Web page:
FARMINGTON — It stands 14 feet tall and weighs 45,000 pounds.
It can withstand bullets and bombs and plow through flood waters and fire.
And it will be at the next SWAT situation in Farmington.
Farmington police obtained a Mine-Resistant Ambush Protected vehicle, or MRAP, from the U.S. military.
The military hired contractors to build more than 24,000 of the vehicles for wars in Iraq and Afghanistan, according to the U.S. Department of Defense website.
As the military scales down operations in those countries, law enforcement agencies throughout the country are getting used military vehicles for next to nothing, said Farmington police Cmdr. Cliff Washburn, who overseas Farmington's SWAT, or Special Weapons and Tactics, team.
The City of Farmington paid $3,000 for the transport of the MRAP, which cost more than $600,000 to build, Washburn said.
Washburn said the vehicle will be deployed at all future SWAT team calls. The vehicle can carry a 10-person SWAT team, plus one person armed in the turret on the top.
The Farmington SWAT team, on average, responds to about one call a month.
The SWAT team is called out for barricaded suspects or hostage situations. It also serves high-risk arrest warrants, which can apply to an array of charges, Washburn said.
Washburn said the tank-like vehicle can also be used in rescue situations -- such as a flood -- or to ferry victims away from dangerous situations.
"It's foolish to leave an asset at home when you might need it in the field," Washburn said. "Plus, it's very intimidating. You roll up in front of somebody's house with that, and it gets their attention. We'll take it everywhere we go."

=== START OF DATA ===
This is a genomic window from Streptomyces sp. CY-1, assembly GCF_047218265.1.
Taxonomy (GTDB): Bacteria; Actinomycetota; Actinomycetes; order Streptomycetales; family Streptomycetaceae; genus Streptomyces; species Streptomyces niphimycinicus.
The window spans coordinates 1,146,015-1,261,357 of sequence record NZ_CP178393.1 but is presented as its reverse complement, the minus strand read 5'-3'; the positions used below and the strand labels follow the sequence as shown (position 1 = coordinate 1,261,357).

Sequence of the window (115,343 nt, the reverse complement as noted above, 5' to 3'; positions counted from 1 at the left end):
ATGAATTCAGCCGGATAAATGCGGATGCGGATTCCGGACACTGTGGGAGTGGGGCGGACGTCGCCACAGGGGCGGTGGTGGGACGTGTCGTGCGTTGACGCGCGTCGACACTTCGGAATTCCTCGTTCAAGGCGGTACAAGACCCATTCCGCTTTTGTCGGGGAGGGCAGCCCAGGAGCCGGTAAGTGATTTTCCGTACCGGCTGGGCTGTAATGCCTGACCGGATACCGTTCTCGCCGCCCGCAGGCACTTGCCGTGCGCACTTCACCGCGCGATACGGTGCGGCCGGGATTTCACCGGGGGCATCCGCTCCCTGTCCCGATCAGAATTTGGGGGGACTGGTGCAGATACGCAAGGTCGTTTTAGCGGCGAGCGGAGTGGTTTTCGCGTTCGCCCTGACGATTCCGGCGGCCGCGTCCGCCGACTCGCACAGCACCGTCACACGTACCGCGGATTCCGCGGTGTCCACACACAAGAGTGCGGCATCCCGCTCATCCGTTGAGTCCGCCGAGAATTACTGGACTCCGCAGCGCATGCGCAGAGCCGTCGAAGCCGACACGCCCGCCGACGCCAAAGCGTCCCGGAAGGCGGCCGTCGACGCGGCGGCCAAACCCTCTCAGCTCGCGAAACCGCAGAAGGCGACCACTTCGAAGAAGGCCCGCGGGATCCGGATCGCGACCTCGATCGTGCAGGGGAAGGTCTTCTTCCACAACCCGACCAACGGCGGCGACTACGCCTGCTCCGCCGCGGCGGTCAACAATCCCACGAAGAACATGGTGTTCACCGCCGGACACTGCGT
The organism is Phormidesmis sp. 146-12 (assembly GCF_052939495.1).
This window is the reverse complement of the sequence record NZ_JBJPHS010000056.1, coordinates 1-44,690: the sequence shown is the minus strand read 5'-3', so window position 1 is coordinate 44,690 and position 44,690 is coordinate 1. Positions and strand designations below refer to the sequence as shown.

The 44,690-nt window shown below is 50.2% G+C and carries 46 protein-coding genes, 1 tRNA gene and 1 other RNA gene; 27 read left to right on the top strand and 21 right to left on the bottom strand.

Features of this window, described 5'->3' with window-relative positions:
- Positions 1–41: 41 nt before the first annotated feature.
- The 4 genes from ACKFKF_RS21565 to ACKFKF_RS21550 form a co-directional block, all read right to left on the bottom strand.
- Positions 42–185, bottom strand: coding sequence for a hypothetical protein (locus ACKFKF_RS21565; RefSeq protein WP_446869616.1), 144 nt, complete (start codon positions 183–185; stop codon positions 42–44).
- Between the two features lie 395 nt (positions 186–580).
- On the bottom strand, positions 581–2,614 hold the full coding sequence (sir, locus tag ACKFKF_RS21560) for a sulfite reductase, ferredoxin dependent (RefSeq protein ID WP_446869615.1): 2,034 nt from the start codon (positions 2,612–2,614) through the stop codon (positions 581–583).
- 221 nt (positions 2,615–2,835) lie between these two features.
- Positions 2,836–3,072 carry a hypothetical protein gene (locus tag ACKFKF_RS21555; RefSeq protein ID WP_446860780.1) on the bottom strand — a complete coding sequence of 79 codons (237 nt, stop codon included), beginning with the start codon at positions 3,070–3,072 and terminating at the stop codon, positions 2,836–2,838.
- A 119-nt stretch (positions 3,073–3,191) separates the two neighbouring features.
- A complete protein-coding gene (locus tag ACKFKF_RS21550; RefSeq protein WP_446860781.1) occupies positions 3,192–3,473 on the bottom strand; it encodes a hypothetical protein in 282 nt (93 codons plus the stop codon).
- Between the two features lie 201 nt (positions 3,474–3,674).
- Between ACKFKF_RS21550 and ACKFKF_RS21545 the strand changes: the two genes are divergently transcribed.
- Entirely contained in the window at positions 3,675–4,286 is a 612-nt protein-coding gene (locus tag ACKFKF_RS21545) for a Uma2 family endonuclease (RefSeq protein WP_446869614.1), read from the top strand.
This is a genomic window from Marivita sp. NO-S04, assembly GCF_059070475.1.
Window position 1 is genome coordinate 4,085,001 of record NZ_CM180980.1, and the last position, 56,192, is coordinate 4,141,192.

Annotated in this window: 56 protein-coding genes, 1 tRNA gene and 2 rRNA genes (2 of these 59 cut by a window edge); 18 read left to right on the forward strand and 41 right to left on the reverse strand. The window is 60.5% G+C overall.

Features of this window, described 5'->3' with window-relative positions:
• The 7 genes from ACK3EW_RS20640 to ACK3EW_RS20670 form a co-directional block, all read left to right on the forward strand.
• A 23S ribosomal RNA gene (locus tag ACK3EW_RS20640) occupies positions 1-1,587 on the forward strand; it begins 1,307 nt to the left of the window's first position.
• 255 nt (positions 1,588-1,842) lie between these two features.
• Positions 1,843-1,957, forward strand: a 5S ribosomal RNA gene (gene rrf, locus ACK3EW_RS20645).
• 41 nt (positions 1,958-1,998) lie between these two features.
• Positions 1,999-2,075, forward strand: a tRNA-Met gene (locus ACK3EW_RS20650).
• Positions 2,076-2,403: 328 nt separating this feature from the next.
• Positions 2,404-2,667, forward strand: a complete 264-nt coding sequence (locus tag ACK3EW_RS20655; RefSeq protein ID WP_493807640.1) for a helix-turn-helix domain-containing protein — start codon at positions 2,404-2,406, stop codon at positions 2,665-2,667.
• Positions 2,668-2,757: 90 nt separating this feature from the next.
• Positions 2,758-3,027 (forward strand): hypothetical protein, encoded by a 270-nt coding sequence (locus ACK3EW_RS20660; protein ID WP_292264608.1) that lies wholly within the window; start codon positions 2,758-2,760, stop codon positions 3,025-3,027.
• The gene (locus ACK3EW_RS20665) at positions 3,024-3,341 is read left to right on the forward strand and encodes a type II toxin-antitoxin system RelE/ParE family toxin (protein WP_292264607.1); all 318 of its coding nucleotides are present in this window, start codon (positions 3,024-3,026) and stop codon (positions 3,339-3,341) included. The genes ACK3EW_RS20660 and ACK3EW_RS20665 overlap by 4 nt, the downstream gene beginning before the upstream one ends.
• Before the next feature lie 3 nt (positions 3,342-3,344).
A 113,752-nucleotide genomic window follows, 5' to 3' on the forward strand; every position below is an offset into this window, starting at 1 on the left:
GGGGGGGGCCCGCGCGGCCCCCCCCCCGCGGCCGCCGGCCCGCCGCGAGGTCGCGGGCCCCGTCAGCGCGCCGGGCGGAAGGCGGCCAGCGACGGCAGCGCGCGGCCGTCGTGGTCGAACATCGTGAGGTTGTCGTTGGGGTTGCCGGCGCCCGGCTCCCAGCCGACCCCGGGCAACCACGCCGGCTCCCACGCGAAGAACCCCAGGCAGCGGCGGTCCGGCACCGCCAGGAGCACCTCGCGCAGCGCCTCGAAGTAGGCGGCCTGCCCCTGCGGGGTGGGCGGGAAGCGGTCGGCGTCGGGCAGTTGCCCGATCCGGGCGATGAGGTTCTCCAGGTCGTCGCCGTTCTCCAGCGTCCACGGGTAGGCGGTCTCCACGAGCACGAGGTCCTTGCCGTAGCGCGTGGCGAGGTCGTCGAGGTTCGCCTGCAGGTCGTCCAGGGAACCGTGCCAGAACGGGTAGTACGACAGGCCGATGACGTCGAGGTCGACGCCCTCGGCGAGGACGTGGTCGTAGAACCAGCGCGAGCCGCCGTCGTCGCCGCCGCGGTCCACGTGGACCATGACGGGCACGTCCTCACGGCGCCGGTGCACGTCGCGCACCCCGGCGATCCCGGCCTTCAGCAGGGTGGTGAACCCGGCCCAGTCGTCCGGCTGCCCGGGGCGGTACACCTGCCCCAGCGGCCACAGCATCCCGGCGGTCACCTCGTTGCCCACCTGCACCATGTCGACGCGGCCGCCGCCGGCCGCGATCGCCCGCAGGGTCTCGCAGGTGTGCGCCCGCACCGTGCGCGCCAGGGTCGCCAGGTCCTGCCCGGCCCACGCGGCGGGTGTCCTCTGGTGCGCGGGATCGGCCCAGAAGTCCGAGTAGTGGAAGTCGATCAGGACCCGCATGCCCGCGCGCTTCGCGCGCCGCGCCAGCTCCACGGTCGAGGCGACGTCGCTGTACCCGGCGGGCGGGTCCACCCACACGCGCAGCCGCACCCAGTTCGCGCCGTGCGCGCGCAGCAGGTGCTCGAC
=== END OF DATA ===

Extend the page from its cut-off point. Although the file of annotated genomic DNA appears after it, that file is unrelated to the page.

While police say the vehicle will increase officer safety, the American Civil Liberties Union said the Department of Defense MRAP distribution program is further militarizing police forces across the country.
The ACLU announced in March it was investigating the prevalence of police departments relying on military style equipment and training. The organization said on its website that militarizing police can "encourage overly aggressive policing."
"Of course, we all want law enforcement to be equipped with the tools they need to do their job," said Micah McCoy, the communications director for the ACLU in New Mexico. "But I think we need to question when we use military weapons, tactics and equipment to police a community."
Washburn said the military-style training and equipment helps the SWAT team diffuse hostile situations more quickly.
"Just because it came from the military doesn't mean it's going to be used by the military," Washburn said. "Traditionally, when the SWAT teams arrive, the situations tend to de-escalate."